Woodward Canyon Old Vines Cabernet Sauvignon 2008
Cabernet Sauvignon from Columbia Valley, Washington
This "Old Vines" Cabernet Sauvignon is rich and complex yet shows elegance, restraint and sophistication. It expresses the purity of fully mature cabernet sauvignon that one only can get from 35 year old vines. The color is dark red to purple and has complex aromas of earth, cherry, leather and mocha. Flavors of ripe black fruits and cassis married with exotic spices of new oak and vanilla coat the mouth. The texture is soft and silky yet there are mature integrated tannins in the rich, long finish. I love the generous proportion this red wine displays and with proper storage, it will age for ten years.
The Wine Advocate - "The 2008 Cabernet Sauvignon Old Vines is a full-bodied, rich, mouth-filling, heavyweight of a Cabernet that offers a drinking window extending from 2015 to 2028."
International Wine Cellar - "Dark red-ruby. Rich, deep nose offers aromas of hazelnut truffle, celery, herbs and exotic chocolatey oak. Lush, fat and sweet, but with more shape and depth to its ripe currant, chocolate and truffle flavors than the 2008 cabernet is showing today. The tannins are a bit youthfully aggressive but ultimately smooth and ripe, and the finish is firm and persistent."
Woodward Canyon Winery
Woodward Canyon Winery was founded by Rick Small in 1981. He is currently soul-searching on the subject of terroir. Debating the suitability of certain varietals to certain vineyard plots has become a quandary. On the one hand, the grapes growing there do fine and are the basis for extremely successful wines (Chardonnay, mostly); on the other, would Merlot or Cabernet Franc provide even more exciting character? The evolution of the Northwest wine industry continues. View all Woodward Canyon Wines
About Columbia ValleyView a map of Columbia Valley wineries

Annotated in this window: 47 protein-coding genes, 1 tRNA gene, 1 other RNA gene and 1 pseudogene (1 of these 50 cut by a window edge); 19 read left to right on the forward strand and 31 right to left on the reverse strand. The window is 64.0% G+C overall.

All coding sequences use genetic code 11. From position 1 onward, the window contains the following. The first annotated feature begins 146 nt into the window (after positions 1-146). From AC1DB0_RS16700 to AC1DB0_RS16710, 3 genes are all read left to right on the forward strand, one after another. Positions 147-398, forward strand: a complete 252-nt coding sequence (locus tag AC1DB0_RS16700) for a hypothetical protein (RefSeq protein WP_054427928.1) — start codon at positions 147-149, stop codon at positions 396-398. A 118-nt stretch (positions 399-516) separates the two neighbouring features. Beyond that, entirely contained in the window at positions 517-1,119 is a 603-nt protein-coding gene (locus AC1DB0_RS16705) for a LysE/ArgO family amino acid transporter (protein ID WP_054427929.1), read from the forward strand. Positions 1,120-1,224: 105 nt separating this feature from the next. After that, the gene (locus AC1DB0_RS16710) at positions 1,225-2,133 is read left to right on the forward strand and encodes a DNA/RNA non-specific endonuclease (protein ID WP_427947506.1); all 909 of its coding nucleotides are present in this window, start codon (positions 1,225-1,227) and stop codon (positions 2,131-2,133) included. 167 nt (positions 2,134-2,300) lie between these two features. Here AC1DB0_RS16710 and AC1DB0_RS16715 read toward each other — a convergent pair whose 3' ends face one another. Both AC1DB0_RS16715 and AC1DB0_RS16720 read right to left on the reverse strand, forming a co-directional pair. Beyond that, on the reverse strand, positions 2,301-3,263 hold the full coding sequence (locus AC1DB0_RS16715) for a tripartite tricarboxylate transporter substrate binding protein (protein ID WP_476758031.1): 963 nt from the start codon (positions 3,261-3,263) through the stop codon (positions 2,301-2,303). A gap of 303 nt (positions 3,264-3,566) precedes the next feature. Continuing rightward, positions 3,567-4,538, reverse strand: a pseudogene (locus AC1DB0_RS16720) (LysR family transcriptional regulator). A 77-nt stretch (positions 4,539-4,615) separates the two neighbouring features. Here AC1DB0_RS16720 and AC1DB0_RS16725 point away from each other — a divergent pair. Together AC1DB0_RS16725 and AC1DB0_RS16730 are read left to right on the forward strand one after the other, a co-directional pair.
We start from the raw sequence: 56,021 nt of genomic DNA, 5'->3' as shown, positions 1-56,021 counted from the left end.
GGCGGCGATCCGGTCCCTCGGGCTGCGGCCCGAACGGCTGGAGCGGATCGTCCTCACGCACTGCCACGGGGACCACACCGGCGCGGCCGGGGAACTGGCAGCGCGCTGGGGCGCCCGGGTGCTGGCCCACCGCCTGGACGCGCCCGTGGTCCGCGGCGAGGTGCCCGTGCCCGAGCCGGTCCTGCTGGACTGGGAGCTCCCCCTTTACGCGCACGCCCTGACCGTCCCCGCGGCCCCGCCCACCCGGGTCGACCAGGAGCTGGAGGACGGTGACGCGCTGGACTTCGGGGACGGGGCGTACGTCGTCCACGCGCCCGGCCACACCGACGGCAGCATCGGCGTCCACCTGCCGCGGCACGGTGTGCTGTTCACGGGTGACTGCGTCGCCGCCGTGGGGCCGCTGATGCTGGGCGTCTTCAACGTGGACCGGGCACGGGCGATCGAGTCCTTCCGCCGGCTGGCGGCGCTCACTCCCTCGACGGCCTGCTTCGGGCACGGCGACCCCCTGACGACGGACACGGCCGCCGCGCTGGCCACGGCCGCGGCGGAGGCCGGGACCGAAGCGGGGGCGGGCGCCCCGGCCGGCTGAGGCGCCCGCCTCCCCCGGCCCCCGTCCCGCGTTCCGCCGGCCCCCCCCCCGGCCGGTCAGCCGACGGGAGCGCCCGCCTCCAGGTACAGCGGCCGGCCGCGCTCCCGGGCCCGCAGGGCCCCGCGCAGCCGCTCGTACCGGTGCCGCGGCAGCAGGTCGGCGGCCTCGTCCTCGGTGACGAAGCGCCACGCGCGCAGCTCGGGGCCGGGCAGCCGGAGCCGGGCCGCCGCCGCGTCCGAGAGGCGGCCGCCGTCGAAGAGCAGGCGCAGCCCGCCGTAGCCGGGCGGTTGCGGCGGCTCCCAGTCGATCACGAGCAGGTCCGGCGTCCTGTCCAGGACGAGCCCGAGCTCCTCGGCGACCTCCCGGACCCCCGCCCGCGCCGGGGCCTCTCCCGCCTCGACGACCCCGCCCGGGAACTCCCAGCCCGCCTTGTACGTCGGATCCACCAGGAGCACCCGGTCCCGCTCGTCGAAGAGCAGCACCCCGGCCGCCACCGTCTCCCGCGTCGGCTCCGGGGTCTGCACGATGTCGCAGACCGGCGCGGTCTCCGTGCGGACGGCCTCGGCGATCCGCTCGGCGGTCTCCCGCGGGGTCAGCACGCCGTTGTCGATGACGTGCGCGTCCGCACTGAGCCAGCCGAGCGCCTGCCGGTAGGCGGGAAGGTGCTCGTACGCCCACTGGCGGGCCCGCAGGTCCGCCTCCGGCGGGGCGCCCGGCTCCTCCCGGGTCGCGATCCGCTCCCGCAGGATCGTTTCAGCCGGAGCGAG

Columbia Valley is the largest of Washington State's wine growing regions, with almost 11 million acres. It encompasses a number of smaller regions, including Yakima Valley, Walla Walla Valley, Red Mountain and more. The vast area consists of a range of climates, allowing viticulturists to plant a diverse selection of grape varieties. Most wineries plant rows sparsely, which helps the vines survive the harsh winters.
Notable FactsMerlot is the most popular and most planted grape of the area, followed by Cabernet Sauvignon and Chardonnay. Syrah and Riesling are also popular and continue to grow in acreage.
About WashingtonRelated Links:Now the number two producer in the United States, Washington State has also grown in quality.
So how does a state known for rain and coffee produce high quality wines? They plant their grapes on the east side of the Cascade mountains, away from that ever-present rain cloud that sits along the coast. Perhaps wine grapes do well since the sandy loam soils east of the Cascade range give way to an almost desert-like land, saved from drought only by the helpful rivers that run through the area – and the good irrigation systems.
Thinking that the state would do best with typical northern growing grapes like Riesling and Gewurtztraminer, turns out the apple state is well-suited for reds, namely Merlot, Cabernet Sauvignon and, more recently, Syrah. Of course, whites have not been forgotten - Washington State Rieslings range from bone-dry to sweet, are well-structured and high quality, and Chardonnay dominates most of the other white plantings, making a range of wines. But the reds of the region, Merlot in particular, have made Washington State a quality force to be reckoned with.
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Alcohol By Volume Guide
Wine Style Guide
Light & Fruity
- Red wines that are more fruit-forward and lighter in tannin and body.
Smooth & Supple
- Medium bodied reds that go down easy, with smooth tannins and supple fruit.
Earthy & Spicy
- Wines where earthy and/or spicy dominate the flavors – typically medium to full body.
Big & Bold